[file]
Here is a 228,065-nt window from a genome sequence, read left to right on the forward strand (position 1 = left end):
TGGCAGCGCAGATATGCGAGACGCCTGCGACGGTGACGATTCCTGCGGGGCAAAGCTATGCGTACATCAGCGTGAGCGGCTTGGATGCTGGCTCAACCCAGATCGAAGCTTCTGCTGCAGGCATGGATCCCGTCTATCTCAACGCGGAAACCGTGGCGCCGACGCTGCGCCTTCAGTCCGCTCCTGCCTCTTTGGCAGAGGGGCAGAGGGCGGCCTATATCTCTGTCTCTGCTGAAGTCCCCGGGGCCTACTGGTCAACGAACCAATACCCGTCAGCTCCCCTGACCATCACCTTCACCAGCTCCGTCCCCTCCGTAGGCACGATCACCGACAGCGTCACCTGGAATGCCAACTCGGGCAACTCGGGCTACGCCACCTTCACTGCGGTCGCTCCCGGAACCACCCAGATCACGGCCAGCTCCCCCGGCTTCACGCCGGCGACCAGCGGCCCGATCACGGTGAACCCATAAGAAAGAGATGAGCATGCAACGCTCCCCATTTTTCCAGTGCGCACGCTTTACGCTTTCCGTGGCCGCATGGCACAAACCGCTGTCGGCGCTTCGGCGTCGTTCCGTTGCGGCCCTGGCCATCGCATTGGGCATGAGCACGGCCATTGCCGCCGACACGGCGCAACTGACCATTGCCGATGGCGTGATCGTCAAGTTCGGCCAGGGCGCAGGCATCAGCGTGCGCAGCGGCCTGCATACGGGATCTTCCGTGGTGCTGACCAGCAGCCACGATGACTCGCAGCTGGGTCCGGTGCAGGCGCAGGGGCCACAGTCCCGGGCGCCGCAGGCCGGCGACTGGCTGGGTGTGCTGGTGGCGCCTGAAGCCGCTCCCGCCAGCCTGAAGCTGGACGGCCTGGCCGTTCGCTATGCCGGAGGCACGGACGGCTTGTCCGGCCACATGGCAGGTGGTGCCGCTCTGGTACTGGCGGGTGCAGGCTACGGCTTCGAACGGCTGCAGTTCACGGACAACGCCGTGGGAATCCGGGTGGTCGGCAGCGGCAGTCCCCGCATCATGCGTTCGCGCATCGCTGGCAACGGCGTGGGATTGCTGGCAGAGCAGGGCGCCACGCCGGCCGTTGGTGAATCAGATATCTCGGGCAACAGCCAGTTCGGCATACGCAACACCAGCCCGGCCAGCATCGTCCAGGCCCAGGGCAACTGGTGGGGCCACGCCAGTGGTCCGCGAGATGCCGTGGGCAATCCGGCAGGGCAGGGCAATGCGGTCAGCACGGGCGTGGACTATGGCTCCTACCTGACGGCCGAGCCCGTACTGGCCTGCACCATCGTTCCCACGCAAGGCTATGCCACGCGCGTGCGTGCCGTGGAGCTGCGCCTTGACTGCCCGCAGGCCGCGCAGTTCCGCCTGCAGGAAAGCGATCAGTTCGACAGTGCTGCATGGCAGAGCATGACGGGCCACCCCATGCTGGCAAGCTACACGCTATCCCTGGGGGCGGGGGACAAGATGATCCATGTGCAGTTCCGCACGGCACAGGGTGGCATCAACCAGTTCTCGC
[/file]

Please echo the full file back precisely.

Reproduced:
Here is a 228,065-nt window from a genome sequence, read left to right on the forward strand (position 1 = left end):
TGGCAGCGCAGATATGCGAGACGCCTGCGACGGTGACGATTCCTGCGGGGCAAAGCTATGCGTACATCAGCGTGAGCGGCTTGGATGCTGGCTCAACCCAGATCGAAGCTTCTGCTGCAGGCATGGATCCCGTCTATCTCAACGCGGAAACCGTGGCGCCGACGCTGCGCCTTCAGTCCGCTCCTGCCTCTTTGGCAGAGGGGCAGAGGGCGGCCTATATCTCTGTCTCTGCTGAAGTCCCCGGGGCCTACTGGTCAACGAACCAATACCCGTCAGCTCCCCTGACCATCACCTTCACCAGCTCCGTCCCCTCCGTAGGCACGATCACCGACAGCGTCACCTGGAATGCCAACTCGGGCAACTCGGGCTACGCCACCTTCACTGCGGTCGCTCCCGGAACCACCCAGATCACGGCCAGCTCCCCCGGCTTCACGCCGGCGACCAGCGGCCCGATCACGGTGAACCCATAAGAAAGAGATGAGCATGCAACGCTCCCCATTTTTCCAGTGCGCACGCTTTACGCTTTCCGTGGCCGCATGGCACAAACCGCTGTCGGCGCTTCGGCGTCGTTCCGTTGCGGCCCTGGCCATCGCATTGGGCATGAGCACGGCCATTGCCGCCGACACGGCGCAACTGACCATTGCCGATGGCGTGATCGTCAAGTTCGGCCAGGGCGCAGGCATCAGCGTGCGCAGCGGCCTGCATACGGGATCTTCCGTGGTGCTGACCAGCAGCCACGATGACTCGCAGCTGGGTCCGGTGCAGGCGCAGGGGCCACAGTCCCGGGCGCCGCAGGCCGGCGACTGGCTGGGTGTGCTGGTGGCGCCTGAAGCCGCTCCCGCCAGCCTGAAGCTGGACGGCCTGGCCGTTCGCTATGCCGGAGGCACGGACGGCTTGTCCGGCCACATGGCAGGTGGTGCCGCTCTGGTACTGGCGGGTGCAGGCTACGGCTTCGAACGGCTGCAGTTCACGGACAACGCCGTGGGAATCCGGGTGGTCGGCAGCGGCAGTCCCCGCATCATGCGTTCGCGCATCGCTGGCAACGGCGTGGGATTGCTGGCAGAGCAGGGCGCCACGCCGGCCGTTGGTGAATCAGATATCTCGGGCAACAGCCAGTTCGGCATACGCAACACCAGCCCGGCCAGCATCGTCCAGGCCCAGGGCAACTGGTGGGGCCACGCCAGTGGTCCGCGAGATGCCGTGGGCAATCCGGCAGGGCAGGGCAATGCGGTCAGCACGGGCGTGGACTATGGCTCCTACCTGACGGCCGAGCCCGTACTGGCCTGCACCATCGTTCCCACGCAAGGCTATGCCACGCGCGTGCGTGCCGTGGAGCTGCGCCTTGACTGCCCGCAGGCCGCGCAGTTCCGCCTGCAGGAAAGCGATCAGTTCGACAGTGCTGCATGGCAGAGCATGACGGGCCACCCCATGCTGGCAAGCTACACGCTATCCCTGGGGGCGGGGGACAAGATGATCCATGTGCAGTTCCGCACGGCACAGGGTGGCATCAACCAGTTCTCGC